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I write this letter to thank you for your longstanding commitment to animal rights. I respect your prioritization of the issue. Your most outstanding philanthropy thus far involved signing the Puppy Mill Bill, which has granted local governments the right to create and enforce stricter laws regarding the sale of such animals.
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Unfortunately, right now, only 27 states and the District of Columbia have laws that pertain to the animals in pet shops. Many of these laws are still not sufficient to ensure an animal's well-being. In addition to the insufficiency of actual laws, there are different layers of local governments which enforce laws. However the coverage and scope of laws may not overlap to guarantee the greatest protection. For example, a Minnesota law only requires that an animal have a veterinary exam before it is purchased, leaving potentially sick and injured animals that are not offered for sale without veterinary care. Many state's housing requirements are so minimal that they only require enough room for an animal to turn around in its cage, but not to walk or spread its wings or stretch its legs. Deficiencies in the laws include a lack of specificity regarding the food and water requirements for specific animals, the housing requirements, and handling requirements. While many states have adopted only minimal standards of care, if any at all, they are a start. It is necessary to expand on these laws to ensure a good quality of life for the animals in pet stores. Small Pets & Animals For Sale | Small Pet Store | Petco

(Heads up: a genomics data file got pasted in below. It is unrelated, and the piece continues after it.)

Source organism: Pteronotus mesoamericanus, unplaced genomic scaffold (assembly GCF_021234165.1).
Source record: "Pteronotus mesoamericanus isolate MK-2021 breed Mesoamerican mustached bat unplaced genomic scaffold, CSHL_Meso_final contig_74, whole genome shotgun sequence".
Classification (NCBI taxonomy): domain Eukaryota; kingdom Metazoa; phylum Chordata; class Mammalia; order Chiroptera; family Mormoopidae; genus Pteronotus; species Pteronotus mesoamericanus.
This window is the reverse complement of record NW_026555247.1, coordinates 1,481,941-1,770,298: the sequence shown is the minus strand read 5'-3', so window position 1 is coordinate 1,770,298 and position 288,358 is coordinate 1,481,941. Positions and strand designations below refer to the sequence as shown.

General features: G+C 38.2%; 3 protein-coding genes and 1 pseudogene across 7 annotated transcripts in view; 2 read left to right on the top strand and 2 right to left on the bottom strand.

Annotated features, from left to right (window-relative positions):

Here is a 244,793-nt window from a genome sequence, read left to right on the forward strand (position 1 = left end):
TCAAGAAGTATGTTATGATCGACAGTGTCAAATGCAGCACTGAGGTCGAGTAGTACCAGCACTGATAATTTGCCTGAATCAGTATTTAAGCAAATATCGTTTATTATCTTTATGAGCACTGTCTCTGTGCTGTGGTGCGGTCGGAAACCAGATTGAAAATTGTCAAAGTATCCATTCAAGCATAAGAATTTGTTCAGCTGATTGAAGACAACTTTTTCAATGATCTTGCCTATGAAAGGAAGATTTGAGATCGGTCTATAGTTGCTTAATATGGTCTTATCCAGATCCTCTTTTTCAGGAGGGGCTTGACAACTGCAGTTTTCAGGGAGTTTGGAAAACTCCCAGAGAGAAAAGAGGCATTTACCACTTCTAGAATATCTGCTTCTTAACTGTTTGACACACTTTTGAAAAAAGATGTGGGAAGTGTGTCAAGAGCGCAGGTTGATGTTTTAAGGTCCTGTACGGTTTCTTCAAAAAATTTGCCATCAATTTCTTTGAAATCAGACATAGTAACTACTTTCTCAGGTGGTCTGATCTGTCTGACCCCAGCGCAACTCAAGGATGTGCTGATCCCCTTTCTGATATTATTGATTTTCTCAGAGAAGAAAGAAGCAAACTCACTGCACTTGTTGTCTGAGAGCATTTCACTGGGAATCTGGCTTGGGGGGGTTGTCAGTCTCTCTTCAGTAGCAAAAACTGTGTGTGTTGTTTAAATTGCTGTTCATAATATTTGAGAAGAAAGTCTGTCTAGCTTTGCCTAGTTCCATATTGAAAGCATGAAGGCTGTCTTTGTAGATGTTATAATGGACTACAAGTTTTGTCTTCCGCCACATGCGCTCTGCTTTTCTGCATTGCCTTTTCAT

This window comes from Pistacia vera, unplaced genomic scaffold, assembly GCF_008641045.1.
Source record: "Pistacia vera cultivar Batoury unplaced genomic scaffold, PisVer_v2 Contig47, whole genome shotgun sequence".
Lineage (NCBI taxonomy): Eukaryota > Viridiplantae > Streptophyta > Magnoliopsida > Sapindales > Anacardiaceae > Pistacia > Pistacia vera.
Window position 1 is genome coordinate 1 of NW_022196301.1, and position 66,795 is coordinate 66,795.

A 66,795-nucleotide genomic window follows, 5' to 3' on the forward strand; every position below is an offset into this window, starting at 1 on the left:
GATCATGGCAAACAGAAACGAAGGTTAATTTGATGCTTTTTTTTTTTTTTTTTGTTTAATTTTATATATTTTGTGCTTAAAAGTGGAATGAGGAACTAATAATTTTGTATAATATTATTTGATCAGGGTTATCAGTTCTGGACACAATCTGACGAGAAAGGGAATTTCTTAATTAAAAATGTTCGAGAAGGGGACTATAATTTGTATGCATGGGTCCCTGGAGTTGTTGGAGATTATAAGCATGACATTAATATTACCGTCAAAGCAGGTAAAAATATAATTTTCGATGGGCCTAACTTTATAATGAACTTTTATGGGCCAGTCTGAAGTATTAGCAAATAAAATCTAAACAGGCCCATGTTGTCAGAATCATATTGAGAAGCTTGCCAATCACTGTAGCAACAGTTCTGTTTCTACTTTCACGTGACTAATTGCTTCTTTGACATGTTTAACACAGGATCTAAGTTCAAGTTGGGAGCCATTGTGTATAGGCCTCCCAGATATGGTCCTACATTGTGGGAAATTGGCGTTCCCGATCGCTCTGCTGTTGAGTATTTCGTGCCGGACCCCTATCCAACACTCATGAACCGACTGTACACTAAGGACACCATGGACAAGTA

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Animal advocates say pet store sales fuel the puppy mill industry, where dogs are bred and raised in cramped, unhealthy and inhumane conditions. They have similar concerns about "kitten factories," which are a smaller but growing problem. Efforts to crack down on animal mills have been hindered by limited enforcement resources, so ban proponents are shifting their focus from the supply side to the demand. Far better, they say, to adopt from a local shelter or buy directly from a reputable breeder. The ordinance to ban the sale of commercially bred dogs and cats at local pet stores will go before the city’s Law and Legislation Committee on Tuesday. Instead, stores would be able to work with local shelters and rescue groups to offer animals for adoption, which is already a common practice. A person purchasing a pedigreed animal is quite unlikely to visit the local animal shelter for his or her dog. In fact, he or she will usually work with a breeder or dealer who specializes in a certain breed. Thus, such transactions routinely come under the ambit of the UCC or applicable state laws. With the advent of technology, these pet purchasers now have the option to for the perfect pet from any location. This brave new world of pet sales is not without its dangers to purchasers, however.Few Governmental Regulations
The multibillion-dollar business of buying and selling protected wildlife is one of the largest sources of criminal earnings, behind only arms smuggling and drug trafficking.35 National Geographic says, “[W]ildlife trafficking may very well be the world’s most profitable form of illegal trade, bar none.”36 The U.S. is the main destination for exotic and endangered wild animals.37 National, state, and local governments are passing laws that prohibit the capture and sale of certain species, but most of these regulations are poorly enforced and are designed to protect humans from disease rather than ensuring that animals are handled humanely.